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<< Back to April 9, 2009 Update

Cold and Wild Weather!
How Do Rubythroats Get By?
(Thoughts from Hummingbird Observers and Experts)

A series of storms and freezing temperatures have moved across the United States in the past week or two, and hummingbird lovers are buzzing. Many are asking:

  • Why did some rubythroats arrive so early during this cold and stormy spring?
  • Can rubythroats survive this?

1. Read what some hummingbird watchers and experts think. (There is no one right answer!)
2. Discuss some of these these questions >>

Why did some birds arrive in northern states earlier than ususal, even with the wild weather?

Our weather and bird migration expert, David Aborn says that this might be related to this spring's wind patterns. Good southerly winds started in early March. Each bird has its own internal clock (probably inherited) that tells it when it's time to head north. The birds that, by nature, are the first to leave, got a head start. They were then able to speed northward . . . between storms. (If rubythroats were to arrive early year after year, climate change could be part of the cause.)

We can predict when bad weather's coming, but hummingbirds have no way to tell if it's ahead of them. When the conditions are right for flying (for instance, no headwinds or heavy rain or snow), hummers follow the instinct to head north to their breeding grounds!

Will rubythroats, and their food sources, survive the cold and storms?

Most will, suggests our hummingbird expert, Lanny Chambers.
"Freezing temperatures are not usually a direct factor in hummingbird death. Healthy ruby-throated tolerate nights in the teens easily, but freezing weather limits insect activity. In my opinion, the spring migration is limited by the availability of active insects, not by the blooming of flowers. Hummers can do without nectar, but they need bugs at least every few days or their nutrition and tolerance for cold suffers." (In the next section, you'll discover how some early birds find insects.)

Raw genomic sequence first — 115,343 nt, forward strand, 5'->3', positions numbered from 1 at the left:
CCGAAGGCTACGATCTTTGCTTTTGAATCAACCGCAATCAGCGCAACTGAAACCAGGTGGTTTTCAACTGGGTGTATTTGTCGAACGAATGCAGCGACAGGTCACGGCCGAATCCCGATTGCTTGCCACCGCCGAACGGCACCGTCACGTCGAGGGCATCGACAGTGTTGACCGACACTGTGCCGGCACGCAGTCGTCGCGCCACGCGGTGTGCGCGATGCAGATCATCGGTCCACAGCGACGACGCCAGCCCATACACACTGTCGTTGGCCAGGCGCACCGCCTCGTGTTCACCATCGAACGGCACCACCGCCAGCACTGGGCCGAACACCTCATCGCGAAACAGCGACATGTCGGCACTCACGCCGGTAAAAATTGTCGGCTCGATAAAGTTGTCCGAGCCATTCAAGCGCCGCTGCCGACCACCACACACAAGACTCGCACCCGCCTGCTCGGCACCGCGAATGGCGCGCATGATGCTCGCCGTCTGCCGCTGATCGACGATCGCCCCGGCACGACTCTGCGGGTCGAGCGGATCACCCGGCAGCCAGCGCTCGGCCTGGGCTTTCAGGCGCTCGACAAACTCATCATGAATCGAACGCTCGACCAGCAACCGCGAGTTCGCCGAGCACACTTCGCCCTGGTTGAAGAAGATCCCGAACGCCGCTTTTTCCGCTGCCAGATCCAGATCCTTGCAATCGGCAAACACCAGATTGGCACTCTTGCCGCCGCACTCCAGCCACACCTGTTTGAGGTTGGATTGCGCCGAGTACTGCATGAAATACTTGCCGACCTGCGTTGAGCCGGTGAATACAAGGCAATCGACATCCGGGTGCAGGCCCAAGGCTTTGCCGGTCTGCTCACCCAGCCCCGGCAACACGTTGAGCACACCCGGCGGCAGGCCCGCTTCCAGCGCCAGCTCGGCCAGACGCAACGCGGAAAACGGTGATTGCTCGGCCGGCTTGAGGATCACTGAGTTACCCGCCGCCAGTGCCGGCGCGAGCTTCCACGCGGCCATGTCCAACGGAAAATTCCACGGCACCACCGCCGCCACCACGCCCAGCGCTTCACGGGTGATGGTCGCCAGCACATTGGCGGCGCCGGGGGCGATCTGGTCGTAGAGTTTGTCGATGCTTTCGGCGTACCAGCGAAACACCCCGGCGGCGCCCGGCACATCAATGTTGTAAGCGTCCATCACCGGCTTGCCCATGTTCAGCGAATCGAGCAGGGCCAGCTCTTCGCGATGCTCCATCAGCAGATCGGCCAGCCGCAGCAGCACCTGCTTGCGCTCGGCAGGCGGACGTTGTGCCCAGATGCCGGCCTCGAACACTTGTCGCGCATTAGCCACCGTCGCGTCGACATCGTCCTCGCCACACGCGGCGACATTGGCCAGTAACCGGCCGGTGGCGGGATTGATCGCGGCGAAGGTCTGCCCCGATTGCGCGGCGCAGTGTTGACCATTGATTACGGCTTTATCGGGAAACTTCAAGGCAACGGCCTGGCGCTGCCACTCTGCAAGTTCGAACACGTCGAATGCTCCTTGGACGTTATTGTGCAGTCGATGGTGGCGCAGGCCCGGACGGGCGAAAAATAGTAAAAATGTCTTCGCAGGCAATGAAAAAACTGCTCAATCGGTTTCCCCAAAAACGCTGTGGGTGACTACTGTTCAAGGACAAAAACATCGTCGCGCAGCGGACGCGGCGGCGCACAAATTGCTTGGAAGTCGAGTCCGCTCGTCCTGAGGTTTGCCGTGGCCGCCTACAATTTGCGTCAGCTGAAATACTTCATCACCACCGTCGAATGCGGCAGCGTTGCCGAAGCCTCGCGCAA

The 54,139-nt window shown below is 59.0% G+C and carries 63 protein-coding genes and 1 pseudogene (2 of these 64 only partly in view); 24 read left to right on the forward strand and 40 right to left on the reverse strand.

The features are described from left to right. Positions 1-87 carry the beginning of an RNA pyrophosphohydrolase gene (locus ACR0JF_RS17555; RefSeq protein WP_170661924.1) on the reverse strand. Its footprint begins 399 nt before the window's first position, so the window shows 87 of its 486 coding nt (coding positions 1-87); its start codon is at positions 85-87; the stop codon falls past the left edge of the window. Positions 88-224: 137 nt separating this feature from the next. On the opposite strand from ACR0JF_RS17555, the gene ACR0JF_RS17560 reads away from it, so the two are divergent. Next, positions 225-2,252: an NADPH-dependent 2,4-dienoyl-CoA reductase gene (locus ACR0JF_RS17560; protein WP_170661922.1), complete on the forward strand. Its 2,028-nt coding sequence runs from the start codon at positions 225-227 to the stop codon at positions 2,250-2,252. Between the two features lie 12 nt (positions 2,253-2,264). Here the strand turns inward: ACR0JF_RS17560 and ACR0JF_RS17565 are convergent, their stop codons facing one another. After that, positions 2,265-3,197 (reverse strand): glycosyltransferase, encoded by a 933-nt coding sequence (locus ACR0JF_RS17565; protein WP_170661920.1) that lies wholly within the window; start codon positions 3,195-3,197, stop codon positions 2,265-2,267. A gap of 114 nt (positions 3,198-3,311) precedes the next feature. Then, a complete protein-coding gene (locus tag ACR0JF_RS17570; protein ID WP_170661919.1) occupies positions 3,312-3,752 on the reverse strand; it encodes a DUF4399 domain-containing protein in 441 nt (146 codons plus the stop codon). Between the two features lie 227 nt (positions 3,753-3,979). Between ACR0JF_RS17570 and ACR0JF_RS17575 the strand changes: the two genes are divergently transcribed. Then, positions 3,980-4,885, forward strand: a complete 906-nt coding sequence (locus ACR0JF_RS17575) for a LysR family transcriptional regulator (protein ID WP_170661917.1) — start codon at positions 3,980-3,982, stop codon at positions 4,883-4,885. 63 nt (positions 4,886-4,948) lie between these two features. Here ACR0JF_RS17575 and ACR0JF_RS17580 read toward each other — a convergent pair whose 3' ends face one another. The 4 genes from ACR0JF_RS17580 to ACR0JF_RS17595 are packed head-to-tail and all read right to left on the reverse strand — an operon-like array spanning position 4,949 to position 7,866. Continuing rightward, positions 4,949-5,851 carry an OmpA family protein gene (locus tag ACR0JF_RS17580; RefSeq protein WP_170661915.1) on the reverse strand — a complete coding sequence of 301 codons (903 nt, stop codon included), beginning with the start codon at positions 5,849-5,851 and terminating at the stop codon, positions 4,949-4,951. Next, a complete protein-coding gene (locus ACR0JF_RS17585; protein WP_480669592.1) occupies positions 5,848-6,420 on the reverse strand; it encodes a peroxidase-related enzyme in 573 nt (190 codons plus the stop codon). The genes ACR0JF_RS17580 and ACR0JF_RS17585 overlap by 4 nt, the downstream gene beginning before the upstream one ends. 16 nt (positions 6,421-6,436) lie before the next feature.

Lanny also reminds us that the migration starts with just a few individuals in early March, builds over several weeks, then tapers off until it's over by June. The map reflects the earliest birds in each location, not the bulk of the population. Since they are spread out both geopraphically and in time, the species is less vulnerable to severe weather.

So, a very small percentage of the ruby-throated population has been caught up in this weather pattern. Will they survive? Lanny expects most individuals to find enough shelter and food to manage, but some will not. "There's an advantage to being first to arrive," he says: "A chance to claim the best breeding territories — but there's always a risk of outrunning the food supply."

What else helps rubythroats survive cold weather?

Yellow-Bellied Sapsuckers: Flowers in cool northern areas may still be weeks from blooming. With no nectar in sight, and few insects hatched, how do the earliest birds get the energy they need? Some birds get by with a little help from their friends! They feed on sweet tree sap oozing from rows of small holes drilled into trees by yellow-bellied sapsuckers. (These birds head north earlier than rubythroats do.) The hummers also dine on insects stuck in the sap. Some people think the northern limit of ruby-throated hummingbirds is determined by the limit of sapsuckers. Just look at the pattern on these maps. What do you think?
Yellow-Bellied Sapsucker Breeding Range (red)
Ruby-throated Hummingbird Breeding Range (red)

Torpor: An Adaptation to Conserve Energy: At night — and when the weather is too cold, windy, or wet, to find food — a hummingbird can be at risk of starving. But each bird has a cool adaptation to conserve energy. It can go into a sleep-like state called torpor. A bird's body temperature can drop almost 50 degrees. The heart rate and breathing slow way down. To come out of torpor when it warms up, a hummer begins to vibrate its wings. This produces heat. It can take an hour to come back to "life"!

What can you do to help hummingbirds get by?

Don't wait to hang your feeders until after you see hummingbirds. Let our maps guide your timing. The standard 1:4 feeder syrup won't start to freeze unless nights drop below about 27 degrees Fahrenheit, and even a slushy feeder is better than none at all. You can bring your feeder inside at night if it gets too cold. You don't need to worry about insects or shelter, because hummers are good at finding both on their own.

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